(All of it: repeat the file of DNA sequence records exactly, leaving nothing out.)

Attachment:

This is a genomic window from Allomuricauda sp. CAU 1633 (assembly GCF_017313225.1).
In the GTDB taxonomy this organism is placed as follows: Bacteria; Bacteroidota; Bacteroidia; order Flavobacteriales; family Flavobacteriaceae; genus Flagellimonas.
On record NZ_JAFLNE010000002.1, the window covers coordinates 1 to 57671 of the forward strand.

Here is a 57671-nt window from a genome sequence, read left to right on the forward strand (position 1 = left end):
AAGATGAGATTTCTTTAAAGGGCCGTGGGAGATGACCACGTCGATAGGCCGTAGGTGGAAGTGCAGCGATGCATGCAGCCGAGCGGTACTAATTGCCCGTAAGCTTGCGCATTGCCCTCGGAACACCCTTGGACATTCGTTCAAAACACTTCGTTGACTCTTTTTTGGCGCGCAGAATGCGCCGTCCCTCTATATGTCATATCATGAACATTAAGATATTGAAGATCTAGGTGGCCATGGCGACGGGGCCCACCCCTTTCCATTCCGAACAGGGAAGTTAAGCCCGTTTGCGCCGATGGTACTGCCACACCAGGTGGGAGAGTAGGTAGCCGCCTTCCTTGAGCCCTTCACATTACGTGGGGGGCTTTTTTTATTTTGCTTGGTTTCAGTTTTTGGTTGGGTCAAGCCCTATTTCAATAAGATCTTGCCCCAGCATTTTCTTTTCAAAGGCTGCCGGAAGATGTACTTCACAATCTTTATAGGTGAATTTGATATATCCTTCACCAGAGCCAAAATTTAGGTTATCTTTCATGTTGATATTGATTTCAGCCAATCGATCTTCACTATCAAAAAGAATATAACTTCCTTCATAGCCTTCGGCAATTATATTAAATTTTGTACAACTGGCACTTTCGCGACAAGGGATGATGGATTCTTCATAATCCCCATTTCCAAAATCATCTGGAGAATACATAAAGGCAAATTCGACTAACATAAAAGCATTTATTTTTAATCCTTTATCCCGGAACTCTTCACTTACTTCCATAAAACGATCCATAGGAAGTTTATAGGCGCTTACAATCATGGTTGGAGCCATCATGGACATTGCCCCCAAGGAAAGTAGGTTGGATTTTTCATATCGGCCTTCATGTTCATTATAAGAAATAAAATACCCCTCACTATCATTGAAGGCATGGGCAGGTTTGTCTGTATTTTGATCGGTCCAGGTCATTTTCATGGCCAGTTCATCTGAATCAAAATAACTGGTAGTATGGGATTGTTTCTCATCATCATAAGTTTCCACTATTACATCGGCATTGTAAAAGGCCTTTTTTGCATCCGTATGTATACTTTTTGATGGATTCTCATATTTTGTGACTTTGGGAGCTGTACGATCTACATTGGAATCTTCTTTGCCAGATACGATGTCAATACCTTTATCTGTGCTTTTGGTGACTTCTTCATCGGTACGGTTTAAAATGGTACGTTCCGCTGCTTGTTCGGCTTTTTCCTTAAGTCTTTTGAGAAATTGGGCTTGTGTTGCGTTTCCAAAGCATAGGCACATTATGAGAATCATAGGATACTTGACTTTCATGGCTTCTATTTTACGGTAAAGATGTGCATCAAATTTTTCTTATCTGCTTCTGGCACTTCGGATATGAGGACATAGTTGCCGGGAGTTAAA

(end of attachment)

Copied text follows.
This is a genomic window from Allomuricauda sp. CAU 1633 (assembly GCF_017313225.1).
In the GTDB taxonomy this organism is placed as follows: Bacteria; Bacteroidota; Bacteroidia; order Flavobacteriales; family Flavobacteriaceae; genus Flagellimonas.
On record NZ_JAFLNE010000002.1, the window covers coordinates 1 to 57671 of the forward strand.

Here is a 57671-nt window from a genome sequence, read left to right on the forward strand (position 1 = left end):
AAGATGAGATTTCTTTAAAGGGCCGTGGGAGATGACCACGTCGATAGGCCGTAGGTGGAAGTGCAGCGATGCATGCAGCCGAGCGGTACTAATTGCCCGTAAGCTTGCGCATTGCCCTCGGAACACCCTTGGACATTCGTTCAAAACACTTCGTTGACTCTTTTTTGGCGCGCAGAATGCGCCGTCCCTCTATATGTCATATCATGAACATTAAGATATTGAAGATCTAGGTGGCCATGGCGACGGGGCCCACCCCTTTCCATTCCGAACAGGGAAGTTAAGCCCGTTTGCGCCGATGGTACTGCCACACCAGGTGGGAGAGTAGGTAGCCGCCTTCCTTGAGCCCTTCACATTACGTGGGGGGCTTTTTTTATTTTGCTTGGTTTCAGTTTTTGGTTGGGTCAAGCCCTATTTCAATAAGATCTTGCCCCAGCATTTTCTTTTCAAAGGCTGCCGGAAGATGTACTTCACAATCTTTATAGGTGAATTTGATATATCCTTCACCAGAGCCAAAATTTAGGTTATCTTTCATGTTGATATTGATTTCAGCCAATCGATCTTCACTATCAAAAAGAATATAACTTCCTTCATAGCCTTCGGCAATTATATTAAATTTTGTACAACTGGCACTTTCGCGACAAGGGATGATGGATTCTTCATAATCCCCATTTCCAAAATCATCTGGAGAATACATAAAGGCAAATTCGACTAACATAAAAGCATTTATTTTTAATCCTTTATCCCGGAACTCTTCACTTACTTCCATAAAACGATCCATAGGAAGTTTATAGGCGCTTACAATCATGGTTGGAGCCATCATGGACATTGCCCCCAAGGAAAGTAGGTTGGATTTTTCATATCGGCCTTCATGTTCATTATAAGAAATAAAATACCCCTCACTATCATTGAAGGCATGGGCAGGTTTGTCTGTATTTTGATCGGTCCAGGTCATTTTCATGGCCAGTTCATCTGAATCAAAATAACTGGTAGTATGGGATTGTTTCTCATCATCATAAGTTTCCACTATTACATCGGCATTGTAAAAGGCCTTTTTTGCATCCGTATGTATACTTTTTGATGGATTCTCATATTTTGTGACTTTGGGAGCTGTACGATCTACATTGGAATCTTCTTTGCCAGATACGATGTCAATACCTTTATCTGTGCTTTTGGTGACTTCTTCATCGGTACGGTTTAAAATGGTACGTTCCGCTGCTTGTTCGGCTTTTTCCTTAAGTCTTTTGAGAAATTGGGCTTGTGTTGCGTTTCCAAAGCATAGGCACATTATGAGAATCATAGGATACTTGACTTTCATGGCTTCTATTTTACGGTAAAGATGTGCATCAAATTTTTCTTATCTGCTTCTGGCACTTCGGATATGAGGACATAGTTGCCGGGAGTTAAA